4. Celebrate progress (strengthens the benefit)
Just like setting SMART goals, it’s important to establish a time where we end the tracking and reflect on how we do. This is also a good time to acknowledge progress with a celebration or a small reward.
There are debates around rewards and how we should not be giving out rewards because it doesn’t build intrinsic motivation. As long as the rewards are small and there isn’t an expectation of receiving a material prize each time, celebratory rewards are great. Going out for ice cream or acquiring bonus dollars to earn towards something they want to buy (not the actual purchase) feeds the brain a healthy dose of dopamine which allows them to feel satisfied and motivated for having achieved something.
It’s the benefit that reinforces the habit routine. Whether they had fully followed through with the habit or not, it is important to acknowledge the effort that was put in and to reflect on your child’s accomplishments. It’s a good time to discuss how it all went and to tweak it for the next time. Again, habit formation is an ongoing process. Think growth mindset.
5. Set goals with others (strengthens the benefit)
It’s always more fun when there are others around you who are working on a goal at the same time. Have the whole family involved. Goal setting and forming positive habits is beneficial to everyone, and everyone has something they want to improve and get better at. Be sure to encourage and acknowledge the change in your child’s habit and observe the effect that it has on them. Say “I noticed you’re finishing your math homework more quickly lately. This daily math review you are doing has sure helped with completing your homework faster. You seem to be less frustrated with the questions”. These types of feedback will also inject a dose of dopamine in their brains and build positive reinforcement. These boosts reinforce that there is a benefit to their actions, and this in turn, will motivate them to carry on.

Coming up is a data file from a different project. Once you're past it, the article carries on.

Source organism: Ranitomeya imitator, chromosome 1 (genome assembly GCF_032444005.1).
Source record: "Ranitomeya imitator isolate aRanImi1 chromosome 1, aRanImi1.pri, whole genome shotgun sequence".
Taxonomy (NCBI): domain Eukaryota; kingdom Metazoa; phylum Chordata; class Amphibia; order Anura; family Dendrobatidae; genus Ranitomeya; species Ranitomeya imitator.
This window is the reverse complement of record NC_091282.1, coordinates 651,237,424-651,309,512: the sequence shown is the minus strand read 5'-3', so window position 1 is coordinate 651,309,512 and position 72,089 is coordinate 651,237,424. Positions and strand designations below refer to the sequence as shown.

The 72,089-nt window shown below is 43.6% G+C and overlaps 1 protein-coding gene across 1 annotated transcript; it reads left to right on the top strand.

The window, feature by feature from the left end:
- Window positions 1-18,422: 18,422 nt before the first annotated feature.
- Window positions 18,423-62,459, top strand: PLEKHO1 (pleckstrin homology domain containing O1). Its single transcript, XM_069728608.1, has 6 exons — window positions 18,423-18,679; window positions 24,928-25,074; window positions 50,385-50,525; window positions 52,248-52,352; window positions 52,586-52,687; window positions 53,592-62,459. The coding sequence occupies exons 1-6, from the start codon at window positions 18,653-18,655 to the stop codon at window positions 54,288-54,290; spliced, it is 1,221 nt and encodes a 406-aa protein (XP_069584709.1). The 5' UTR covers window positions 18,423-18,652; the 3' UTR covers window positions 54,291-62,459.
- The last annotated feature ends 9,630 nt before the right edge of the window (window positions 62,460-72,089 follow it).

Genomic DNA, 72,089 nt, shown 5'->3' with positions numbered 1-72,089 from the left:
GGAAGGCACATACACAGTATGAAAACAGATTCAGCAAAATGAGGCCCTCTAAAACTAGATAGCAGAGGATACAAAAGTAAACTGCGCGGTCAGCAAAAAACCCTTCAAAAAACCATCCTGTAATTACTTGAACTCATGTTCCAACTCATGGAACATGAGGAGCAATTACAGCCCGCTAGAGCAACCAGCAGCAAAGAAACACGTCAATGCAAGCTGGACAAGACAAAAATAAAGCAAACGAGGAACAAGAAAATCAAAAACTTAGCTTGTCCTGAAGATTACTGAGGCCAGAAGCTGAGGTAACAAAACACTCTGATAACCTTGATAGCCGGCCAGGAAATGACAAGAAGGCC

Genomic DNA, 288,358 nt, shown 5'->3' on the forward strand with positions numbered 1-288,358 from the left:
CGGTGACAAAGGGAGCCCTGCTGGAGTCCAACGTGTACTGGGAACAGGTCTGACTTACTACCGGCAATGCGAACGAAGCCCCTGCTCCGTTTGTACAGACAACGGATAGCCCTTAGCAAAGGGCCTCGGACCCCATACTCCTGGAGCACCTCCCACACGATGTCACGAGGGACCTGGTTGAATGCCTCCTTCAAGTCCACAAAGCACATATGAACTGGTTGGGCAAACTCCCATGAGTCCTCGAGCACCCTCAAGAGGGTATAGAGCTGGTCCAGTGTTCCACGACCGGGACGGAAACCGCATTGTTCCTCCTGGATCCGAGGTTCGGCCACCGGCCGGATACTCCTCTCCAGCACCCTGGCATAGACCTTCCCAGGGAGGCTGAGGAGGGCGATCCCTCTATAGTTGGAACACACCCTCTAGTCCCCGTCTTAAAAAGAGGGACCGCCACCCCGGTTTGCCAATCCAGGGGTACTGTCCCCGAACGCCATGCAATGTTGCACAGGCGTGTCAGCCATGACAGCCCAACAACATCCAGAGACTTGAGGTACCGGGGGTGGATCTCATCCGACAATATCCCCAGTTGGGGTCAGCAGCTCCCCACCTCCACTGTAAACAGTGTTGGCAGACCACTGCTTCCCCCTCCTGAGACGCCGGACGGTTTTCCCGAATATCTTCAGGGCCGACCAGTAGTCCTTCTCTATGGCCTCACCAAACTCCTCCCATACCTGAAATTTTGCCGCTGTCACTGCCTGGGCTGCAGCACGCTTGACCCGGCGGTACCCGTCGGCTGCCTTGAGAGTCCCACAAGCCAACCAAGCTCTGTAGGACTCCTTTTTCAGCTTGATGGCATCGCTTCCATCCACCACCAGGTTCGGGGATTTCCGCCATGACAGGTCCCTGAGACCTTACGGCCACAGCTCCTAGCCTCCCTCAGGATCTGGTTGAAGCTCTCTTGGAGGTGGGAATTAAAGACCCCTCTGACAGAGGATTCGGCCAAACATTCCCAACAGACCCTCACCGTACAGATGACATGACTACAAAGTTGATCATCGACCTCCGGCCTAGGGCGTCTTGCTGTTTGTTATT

Breaking Bad Habits
Though the examples above primarily focus on forming positive habits, these tips work just as well to break bad habits. With your child, discuss the “bad habit” that they want to break, identify the cues that trigger that habit to form, and find ways to intercept the cue so that the action doesn’t follow. Keep track of how they do and reward the changed behaviour.
For example, my teenage son has a habit of going on his phone as soon as he gets home. He’ll come home, put down his bag, and beeline straight to his room with his phone. It’s gotten to the point where he’s wasting time and not getting other tasks done. We discussed this, and he acknowledges the negative affects. So to break this action, we changed the cue. We put a small box on our kitchen table, and I leave either a granola bar, fruit, cookies, etc. in the box. So when he comes home from school, he sees the box (trigger), puts his phone in (behaviour), and takes out the snack (benefit). The phone stays in the box for a good hour or so, and then he’s welcome to take it and use it. Did this work? Yes, it broke free from his repetitive behaviour to sit with his phone right after school. Did this end all our screen battles? No. It didn’t completely change his screen habits, but we were able to break free from an existing negative one. As with parenting, you can’t win ‘em all...
Forming habits takes time and patience, and with the right mindset, you can help your child successfully set goals to form positive habits. Make it motivating by starting simple and small, and keep it fun with trackers and celebrating progress. Consider the trigger, action, and behaviour in their goals. Know that effort is what counts and encourage everyone in your family, you included, to give it a try.